React: Context tutorial

Instead of passing data and functions around as props around you can use a context.

But first let's look an example app that doesn't use context. It uses props to communicate between components.

First we have a UserInfo component that displays a name:

function UserInfo({ name }) {
  return (
    <div>Your name is {name}</div>
  )
}

Then we have a ChooseUsername that on onChange in an input element calls a function that's passed in as a prop.

function ChooseUsername({ onChooseUsername }) {
  return (
    <div>
      <input placeholder="username" 
        onChange={(e) => onChooseUsername(e.target.value) } />
    </div>
  )
}

Finally we have the App component that threads those two components together: once ChooseUsername edits its input field then a function is called on App that sets some new state, which in turn updates the UserInfo component:

class App extends React.Component {
  state = {
    name: "Blank"
  }

  setName = (newName) => {
    this.setState({
      name: newName
    })
  }

  render() {
    return (
      <div>
        <ChooseUsername onChooseUsername={this.setName}></ChooseUsername>
        <hr />
        <UserInfo name={this.state.name}></UserInfo>
      </div>
    )  
  }
}

Now let's do the same again but with a react context.

Let's first look at our ChooseUsername and UserInfo components. I've given them a version 2 name.

function UserInfo2() {
  const state = useContext(App2Context);
  return (
    <div>Your name is {state.name}</div>
  )
}

function ChooseUsername2() {
  const state = useContext(App2Context);
  return (
    <div>
      <input placeholder="username" 
        onChange={(e) => state.onChooseUsername(e.target.value) } />
    </div>
  )
}

They no longer take in props. They get noth the name and onChooseUsername from the context that they get from useContext(App2Context). So what is App2Context? It's fairly simple:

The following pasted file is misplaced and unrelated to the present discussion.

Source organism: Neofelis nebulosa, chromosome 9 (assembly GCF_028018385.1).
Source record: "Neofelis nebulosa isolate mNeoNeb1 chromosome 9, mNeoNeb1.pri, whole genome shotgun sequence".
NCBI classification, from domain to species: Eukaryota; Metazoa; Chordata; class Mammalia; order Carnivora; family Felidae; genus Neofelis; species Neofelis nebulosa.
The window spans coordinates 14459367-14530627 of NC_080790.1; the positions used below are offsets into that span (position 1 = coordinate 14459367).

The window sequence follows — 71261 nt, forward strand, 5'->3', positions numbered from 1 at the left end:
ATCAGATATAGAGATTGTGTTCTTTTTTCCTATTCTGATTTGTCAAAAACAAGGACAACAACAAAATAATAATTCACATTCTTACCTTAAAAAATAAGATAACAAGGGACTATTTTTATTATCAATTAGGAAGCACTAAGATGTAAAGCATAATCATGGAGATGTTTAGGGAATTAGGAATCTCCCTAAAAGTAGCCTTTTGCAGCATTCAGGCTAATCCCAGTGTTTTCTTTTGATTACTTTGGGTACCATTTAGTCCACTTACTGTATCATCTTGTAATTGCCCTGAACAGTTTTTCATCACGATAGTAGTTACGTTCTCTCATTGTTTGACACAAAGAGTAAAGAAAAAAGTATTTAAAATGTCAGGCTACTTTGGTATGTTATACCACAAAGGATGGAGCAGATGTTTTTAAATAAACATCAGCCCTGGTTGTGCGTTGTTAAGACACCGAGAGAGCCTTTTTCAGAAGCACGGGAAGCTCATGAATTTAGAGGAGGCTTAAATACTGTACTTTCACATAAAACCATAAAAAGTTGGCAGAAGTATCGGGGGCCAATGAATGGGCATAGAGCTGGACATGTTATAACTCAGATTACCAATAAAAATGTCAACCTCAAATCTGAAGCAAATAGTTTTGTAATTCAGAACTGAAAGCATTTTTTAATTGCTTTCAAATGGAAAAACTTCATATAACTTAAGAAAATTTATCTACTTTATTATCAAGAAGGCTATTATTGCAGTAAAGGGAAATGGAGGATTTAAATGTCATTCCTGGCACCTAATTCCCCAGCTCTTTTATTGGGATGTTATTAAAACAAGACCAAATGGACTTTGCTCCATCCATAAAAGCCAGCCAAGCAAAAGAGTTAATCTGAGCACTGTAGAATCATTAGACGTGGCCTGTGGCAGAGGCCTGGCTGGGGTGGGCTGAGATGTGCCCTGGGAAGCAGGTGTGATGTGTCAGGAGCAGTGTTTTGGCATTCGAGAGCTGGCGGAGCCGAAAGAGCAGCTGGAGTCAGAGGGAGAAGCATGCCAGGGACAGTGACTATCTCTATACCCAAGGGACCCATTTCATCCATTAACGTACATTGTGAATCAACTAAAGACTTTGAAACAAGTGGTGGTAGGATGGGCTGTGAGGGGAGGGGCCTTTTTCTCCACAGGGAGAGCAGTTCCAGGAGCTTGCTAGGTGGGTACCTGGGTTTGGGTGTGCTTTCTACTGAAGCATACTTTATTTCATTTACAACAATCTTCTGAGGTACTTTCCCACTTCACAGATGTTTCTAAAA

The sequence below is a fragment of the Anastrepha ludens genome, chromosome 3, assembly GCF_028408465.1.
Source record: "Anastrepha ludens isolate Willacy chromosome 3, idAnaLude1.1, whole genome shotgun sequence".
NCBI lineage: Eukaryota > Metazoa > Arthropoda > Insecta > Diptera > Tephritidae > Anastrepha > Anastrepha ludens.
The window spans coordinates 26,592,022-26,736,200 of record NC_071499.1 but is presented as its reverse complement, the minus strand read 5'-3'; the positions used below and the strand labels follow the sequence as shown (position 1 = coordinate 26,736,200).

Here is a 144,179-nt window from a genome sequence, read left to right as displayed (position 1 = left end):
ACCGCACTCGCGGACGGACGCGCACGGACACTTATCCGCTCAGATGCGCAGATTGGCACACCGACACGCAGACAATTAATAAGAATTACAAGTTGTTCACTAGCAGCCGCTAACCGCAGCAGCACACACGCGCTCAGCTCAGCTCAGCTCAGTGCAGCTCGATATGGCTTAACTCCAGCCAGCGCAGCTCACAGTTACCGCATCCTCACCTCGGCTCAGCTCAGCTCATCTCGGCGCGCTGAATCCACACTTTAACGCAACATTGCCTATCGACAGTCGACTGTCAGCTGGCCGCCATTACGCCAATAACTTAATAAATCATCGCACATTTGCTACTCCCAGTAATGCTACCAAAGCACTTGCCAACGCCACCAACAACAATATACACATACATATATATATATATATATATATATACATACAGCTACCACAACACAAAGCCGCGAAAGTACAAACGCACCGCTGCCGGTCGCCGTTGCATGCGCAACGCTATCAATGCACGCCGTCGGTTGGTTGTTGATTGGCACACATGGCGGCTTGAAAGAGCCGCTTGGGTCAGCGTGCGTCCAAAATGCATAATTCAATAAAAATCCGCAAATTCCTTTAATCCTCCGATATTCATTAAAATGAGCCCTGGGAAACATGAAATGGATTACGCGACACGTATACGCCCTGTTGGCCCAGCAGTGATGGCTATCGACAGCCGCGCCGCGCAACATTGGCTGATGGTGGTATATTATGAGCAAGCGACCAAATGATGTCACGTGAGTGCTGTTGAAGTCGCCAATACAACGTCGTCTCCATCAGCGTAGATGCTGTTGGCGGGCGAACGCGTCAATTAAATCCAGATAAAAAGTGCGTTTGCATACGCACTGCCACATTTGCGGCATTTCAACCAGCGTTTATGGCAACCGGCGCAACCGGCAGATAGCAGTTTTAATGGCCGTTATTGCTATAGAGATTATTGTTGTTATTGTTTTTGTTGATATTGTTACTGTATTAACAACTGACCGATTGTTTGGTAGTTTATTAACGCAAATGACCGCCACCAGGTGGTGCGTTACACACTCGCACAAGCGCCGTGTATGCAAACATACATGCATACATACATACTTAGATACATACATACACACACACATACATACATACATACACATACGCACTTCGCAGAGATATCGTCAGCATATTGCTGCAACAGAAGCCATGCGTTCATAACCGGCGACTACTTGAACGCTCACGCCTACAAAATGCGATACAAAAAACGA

const App2Context = React.createContext(null);

It contains no data at the moment. We want it to contain the state for our app:

 this.state = {
    name: "Blank",
    onChooseUsername: (newName) => {
      this.setState({
        name: newName
      })
    }
  } 

(Note I've put onChooseUsername in the state so the components can use it)

And we make the App2Context have this state through <App2Context.Provider>.

Let's look at our App2 class which uses the context:

const App2Context = React.createContext(null);

class App2 extends React.Component {
  state = {
    name: "Blank",
    onChooseUsername: (newName) => {
      this.setState({
        name: newName
      })
    }
  }
  render() {
    return (
      <App2Context.Provider value={this.state}>
        <ChooseUsername2></ChooseUsername2>
        <hr />
        <UserInfo2></UserInfo2>
      </App2Context.Provider>
    )  
  }
}

So UserInfo2 and ChoseUsername2 will use the context that's defined by <App2Context.Provider value={this.state}>. And when we call the onChooseUsername function it will update the state, and thus to context, and thus rerender the components in the tree.

So, why do this? Because passing around new props every time you add a new variable or function to your state is annoying.

reactjs

Edit on github
comments powered by Disqus
Click me